(CN) — The Supreme Court refused to hear a constitutional challenge to the California Voting Rights Act over its requirement that some local governments hold district rather than at-large elections.
The 2002 law prohibits sweeping at-large elections in favor of individual district elections in areas where minorities may be impeded from electing candidates of their choice.
It affects communities like Poway, a wealthy city of 50,000 in San Diego County, where 63% of residents are white, 18% are Latino, 12% are Asian and 1.4% are black.
Poway changed its citywide, “at-large” system for electing its four city council members to a by-district voting system after receiving a letter from Malibu attorney Kevin Shenkman, who threatened to sue the city for diluting the Latino population’s ability to elect candidates who will represent their interests.
Former Poway Mayor Don Higginson challenged the resulting shift as unconstitutional, claiming the new election map violates the Equal Protection Clause, which forbids assigning citizens to a district on the basis of race, a practice known as “racial gerrymandering.”
The Ninth Circuit ultimately dismissed the case in 2019, after previously ruling that Higginson had successfully alleged “he resides in a racially gerrymandered district and that the city’s adoption of Map 133 reduced the number of candidates for whom he can vote.”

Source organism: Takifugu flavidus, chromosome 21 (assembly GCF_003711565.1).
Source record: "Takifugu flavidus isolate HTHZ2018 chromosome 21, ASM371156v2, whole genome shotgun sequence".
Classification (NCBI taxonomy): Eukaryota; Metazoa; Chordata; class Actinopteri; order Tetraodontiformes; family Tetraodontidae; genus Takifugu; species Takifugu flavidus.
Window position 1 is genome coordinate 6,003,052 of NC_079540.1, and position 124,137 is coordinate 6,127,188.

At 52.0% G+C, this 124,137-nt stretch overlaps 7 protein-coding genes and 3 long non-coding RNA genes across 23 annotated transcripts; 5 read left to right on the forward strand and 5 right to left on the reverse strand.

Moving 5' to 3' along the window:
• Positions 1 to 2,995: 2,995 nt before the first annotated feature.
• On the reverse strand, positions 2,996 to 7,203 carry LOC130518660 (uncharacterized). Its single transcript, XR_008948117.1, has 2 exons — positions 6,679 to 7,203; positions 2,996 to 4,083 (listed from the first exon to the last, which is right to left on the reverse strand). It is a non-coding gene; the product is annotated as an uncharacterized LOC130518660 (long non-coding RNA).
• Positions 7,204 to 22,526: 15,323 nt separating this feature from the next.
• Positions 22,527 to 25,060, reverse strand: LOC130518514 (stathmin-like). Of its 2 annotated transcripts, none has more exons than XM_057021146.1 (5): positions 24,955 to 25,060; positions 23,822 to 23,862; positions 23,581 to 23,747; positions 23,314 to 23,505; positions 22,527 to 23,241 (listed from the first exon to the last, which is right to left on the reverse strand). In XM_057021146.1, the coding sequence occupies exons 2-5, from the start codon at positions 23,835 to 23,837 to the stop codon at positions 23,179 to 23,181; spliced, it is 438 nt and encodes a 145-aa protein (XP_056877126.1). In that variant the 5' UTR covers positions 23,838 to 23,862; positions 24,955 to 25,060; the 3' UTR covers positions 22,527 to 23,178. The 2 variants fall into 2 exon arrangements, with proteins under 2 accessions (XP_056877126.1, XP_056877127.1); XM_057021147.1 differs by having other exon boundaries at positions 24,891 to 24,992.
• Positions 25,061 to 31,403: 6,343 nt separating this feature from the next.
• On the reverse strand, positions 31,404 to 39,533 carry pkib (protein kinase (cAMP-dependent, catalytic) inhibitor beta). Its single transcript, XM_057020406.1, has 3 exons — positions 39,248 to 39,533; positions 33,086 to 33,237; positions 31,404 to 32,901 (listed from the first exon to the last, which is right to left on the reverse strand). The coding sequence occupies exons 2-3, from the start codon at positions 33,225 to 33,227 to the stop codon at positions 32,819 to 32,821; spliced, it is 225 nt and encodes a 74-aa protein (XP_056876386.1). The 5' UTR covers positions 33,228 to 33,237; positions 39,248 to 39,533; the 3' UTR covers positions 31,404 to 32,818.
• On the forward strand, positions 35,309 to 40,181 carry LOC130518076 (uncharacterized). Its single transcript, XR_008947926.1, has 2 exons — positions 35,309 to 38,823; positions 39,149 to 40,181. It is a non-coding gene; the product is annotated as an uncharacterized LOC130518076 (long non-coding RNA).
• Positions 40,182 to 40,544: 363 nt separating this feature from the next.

At oral argument last November, U.S. Circuit Judges Andrew Hurwitz and Mary Murguia — both Barack Obama appointees — and Senior U.S. District Judge Louis Guirola Jr., a George W. Bush appointee sitting by designation from the Southern District of Mississippi, were not receptive to the idea that Poway had been forced to adopt the new election scheme based on a racial motive imposed by the state.
The “whole CVRA scheme is designed to put a gun to the city’s head,” Higginson’s attorney Jeffrey Harris said.
The panel rejected this reasoning. “Plaintiff alleges no facts concerning the city’s motivations for placing him or any other Poway voter in any particular electoral district,” Hurwitz wrote for the unanimous panel in an unpublished, 4-page memo.
On Tuesday, the nation’s highest court denied Higginson’s bid to hear the case without comment, a move praised by California Attorney General Xavier Becerra through his press office.
“The California Voting Rights Act is a critical tool for preventing discrimination against voters in our state,” he said in a statement. “Our office is pleased with the Supreme Court’s decision to leave the Ninth Circuit’s ruling in place and we’re proud of the efforts of our legal team to uphold the constitutionality of the act.”
Thomas Saenz, president and general counsel of the Mexican American Legal Defense and Educational Fund, which intervened in the case in June 2018 to defend access to political representation guaranteed by the CVRA, also praised the Supreme Court’s rejection Tuesday.
“This rejection of the attempted appeal — without any written opposition from defendants or intervenors — sends a strong message to those who seek to return to a regime where at-large boards or councils could simply ignore the interests of significant minority groups,” he said. “The CVRA is important, protective legislation to ensure fair representation in local California government; all converted jurisdictions should prepare to draw new and fair district lines following the release of 2020 Census data.”